Biden, joined by former presidents, honors the Tomb of the Unknown Soldier

Author : iam404mun
Publish Date : 2021-01-20 21:12:38

Biden, joined by former presidents, honors the Tomb of the Unknown Soldier

Biden arrives at the White House for the first time as president

President Joe Biden was escorted to the White House for the first time Wednesday afternoon, arriving without the thousands of spectators that historically line the streets for a traditional Inauguration Day parade.

Biden held the hand of his wife Jill Biden as he walked one block from 15th Street to the White House. The couple waved at the small crowd that was in attendance. Biden ran over to greet television personality Al Roker at one point.

“It fees great. It feels good,” Biden said.

Another reporter asked whether he has a message for former President Donald Trump. Biden did not respond.

When they got to the White House door, the Bidens embraced each other as a military band played “Hail to the Chief.” They then entered with their family and others.

Because of health precautions during the coronavirus pandemic, a virtual “Parade Across America” replaced the traditional inauguration parade. The virtual event kicked off as Biden arrived at the White House.

Trailing the Bidens in the escort was music from the marching band of the University of Delaware, Biden’s alma mater, and Howard University, where Vice President Harris graduated.

Joey Garrison

Pence: ‘There’s no place like home’

In his first public remarks since leaving office, former Vice President Mike Pence congratulated the new occupants of the Oval Office before thanking Donald Trump “for making America great again.”

“Thank you, President Trump, for all you’ve done for this country,” an emotional Pence said as a spoke to supporters in his hometown of Columbus, Ind., Wednesday afternoon.

Pence also thanked Trump for the privilege of serving as his vice president, a task that became especially challenging in the final days when Trump unsuccessfully pressured him to try to block Congress from accepting the electoral votes.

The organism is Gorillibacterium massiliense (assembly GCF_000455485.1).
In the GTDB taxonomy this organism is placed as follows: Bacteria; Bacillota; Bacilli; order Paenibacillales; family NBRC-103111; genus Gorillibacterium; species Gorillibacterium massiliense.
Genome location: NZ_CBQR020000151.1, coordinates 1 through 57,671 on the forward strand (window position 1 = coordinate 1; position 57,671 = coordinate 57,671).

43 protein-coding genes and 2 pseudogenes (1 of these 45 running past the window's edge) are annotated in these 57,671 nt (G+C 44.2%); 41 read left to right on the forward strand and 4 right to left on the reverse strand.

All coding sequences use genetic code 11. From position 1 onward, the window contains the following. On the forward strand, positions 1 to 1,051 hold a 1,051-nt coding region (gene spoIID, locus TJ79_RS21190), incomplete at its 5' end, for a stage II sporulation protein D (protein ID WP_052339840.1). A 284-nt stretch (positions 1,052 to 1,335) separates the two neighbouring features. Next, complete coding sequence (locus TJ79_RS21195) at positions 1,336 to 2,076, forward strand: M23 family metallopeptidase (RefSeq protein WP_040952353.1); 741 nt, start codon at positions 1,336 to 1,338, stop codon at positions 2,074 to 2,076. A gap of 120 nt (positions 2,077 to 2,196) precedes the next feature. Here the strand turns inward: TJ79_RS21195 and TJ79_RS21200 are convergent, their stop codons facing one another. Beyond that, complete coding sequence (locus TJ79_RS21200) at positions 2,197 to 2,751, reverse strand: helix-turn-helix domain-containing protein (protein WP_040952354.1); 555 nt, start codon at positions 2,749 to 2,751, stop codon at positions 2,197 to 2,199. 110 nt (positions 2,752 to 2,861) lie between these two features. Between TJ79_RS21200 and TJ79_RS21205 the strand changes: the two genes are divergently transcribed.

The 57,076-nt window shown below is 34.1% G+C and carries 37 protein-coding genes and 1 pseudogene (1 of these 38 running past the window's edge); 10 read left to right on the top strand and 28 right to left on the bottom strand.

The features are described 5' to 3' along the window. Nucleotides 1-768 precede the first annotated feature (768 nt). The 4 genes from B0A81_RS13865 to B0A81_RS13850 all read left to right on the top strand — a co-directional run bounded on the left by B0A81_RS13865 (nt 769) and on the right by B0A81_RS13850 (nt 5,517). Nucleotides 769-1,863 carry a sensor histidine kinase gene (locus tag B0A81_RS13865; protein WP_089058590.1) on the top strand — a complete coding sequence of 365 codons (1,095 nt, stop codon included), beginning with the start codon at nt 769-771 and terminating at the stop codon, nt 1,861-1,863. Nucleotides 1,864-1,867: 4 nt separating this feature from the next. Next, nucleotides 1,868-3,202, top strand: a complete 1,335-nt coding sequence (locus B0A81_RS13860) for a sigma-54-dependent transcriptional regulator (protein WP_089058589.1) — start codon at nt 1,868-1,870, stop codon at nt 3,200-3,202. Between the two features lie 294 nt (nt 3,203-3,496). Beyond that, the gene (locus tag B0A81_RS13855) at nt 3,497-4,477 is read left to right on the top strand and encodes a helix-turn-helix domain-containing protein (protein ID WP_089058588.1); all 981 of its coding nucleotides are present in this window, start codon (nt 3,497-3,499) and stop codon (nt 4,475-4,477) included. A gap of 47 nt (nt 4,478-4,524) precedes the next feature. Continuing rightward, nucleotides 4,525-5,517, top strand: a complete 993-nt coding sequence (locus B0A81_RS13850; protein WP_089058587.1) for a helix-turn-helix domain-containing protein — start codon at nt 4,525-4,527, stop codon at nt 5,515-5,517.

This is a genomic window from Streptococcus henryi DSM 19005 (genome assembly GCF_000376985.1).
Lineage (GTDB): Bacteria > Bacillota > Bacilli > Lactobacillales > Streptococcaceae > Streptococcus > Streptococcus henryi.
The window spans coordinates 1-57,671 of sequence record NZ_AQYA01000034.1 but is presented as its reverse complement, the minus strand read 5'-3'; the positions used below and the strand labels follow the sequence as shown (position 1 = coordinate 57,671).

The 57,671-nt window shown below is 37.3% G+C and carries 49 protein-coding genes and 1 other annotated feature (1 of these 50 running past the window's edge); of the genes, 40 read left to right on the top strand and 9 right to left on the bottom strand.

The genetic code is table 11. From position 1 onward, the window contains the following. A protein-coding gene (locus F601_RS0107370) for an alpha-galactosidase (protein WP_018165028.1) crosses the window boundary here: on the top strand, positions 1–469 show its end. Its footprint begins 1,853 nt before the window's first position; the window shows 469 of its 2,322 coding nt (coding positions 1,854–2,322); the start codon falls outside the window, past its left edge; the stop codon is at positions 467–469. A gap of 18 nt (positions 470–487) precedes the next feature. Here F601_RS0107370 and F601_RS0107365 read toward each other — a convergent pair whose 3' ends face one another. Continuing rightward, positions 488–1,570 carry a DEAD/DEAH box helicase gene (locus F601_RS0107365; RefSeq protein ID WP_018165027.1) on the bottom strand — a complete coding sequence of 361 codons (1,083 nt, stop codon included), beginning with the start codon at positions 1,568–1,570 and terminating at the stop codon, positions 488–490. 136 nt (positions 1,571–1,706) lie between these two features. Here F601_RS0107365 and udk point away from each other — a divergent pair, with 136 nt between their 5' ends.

Pence acknowledged all those who have lost their lives from COVID-19, saying “our hearts will always be with families that have lost loved ones in this global pandemic over the ordeal of this past year.”

But Pence, who headed the administration’s coronavirus task force, said that he will always be proud of the administration’s response to the pandemic. Those actions, he said, have brought the nation to “the beginning of the end.”

Pence repeatedly fought back tears as he thanked friends, family and staff. Several of his aides flew back with him to Indiana, taking the same plane that took the Pences to Washington four years ago.

Pence announced that he will soon be resettling in his home state, where he served as governor and as a member of Congress after a career as a radio talk show host.

“While we just come back to Indiana today, I’ve already promised Karen we’ll be moving back to Indiana come this summer,” Pence said of his wife. “There’s no place like home.”

Maureen Groppe

Joe Biden: New answer to a Super Bowl trivia question

Joe Biden’s ascension to the presidency expands the answer to a great football trivia question: How many colleges have produced both U.S. presidents and Super Bowl-winning quarterbacks?

The answer is now five, thanks to Biden’s alma mater, the University of Delaware; the Blue Hens also produced quarterback Joe Flacco, who led the Baltimore Ravens to a Super Bowl win over San Francisco in 2013.

Other schools that have produced presidents and Super Bowl-winning quarterbacks:

  • University of Michigan (Gerald Ford and Tom Brady):
  • The United States Naval Academy (Jimmy Carter and Roger Staubach);
  • Stanford (Herbert Hoover, Jim Plunkett, and John Elway);
  • Miami of Ohio (Benjamin Harrison and Ben Roethlisberger).

— David Jackson

Biden, joined by former presidents, honors the Tomb of the Unknown Soldier

Joined by three of his predecessors, newly sworn-in President Joe Biden led a wreath-laying ceremony at the Tomb of the Unknown Soldier at Arlington National Cemetery in his first trip as commander in chief.

Biden and Vice President Kamala Harris saluted the tomb around 2:45 p.m. ET Wednesday as a solider performed “Taps,” the traditional call played at military funerals and flag ceremonies, on the bugle.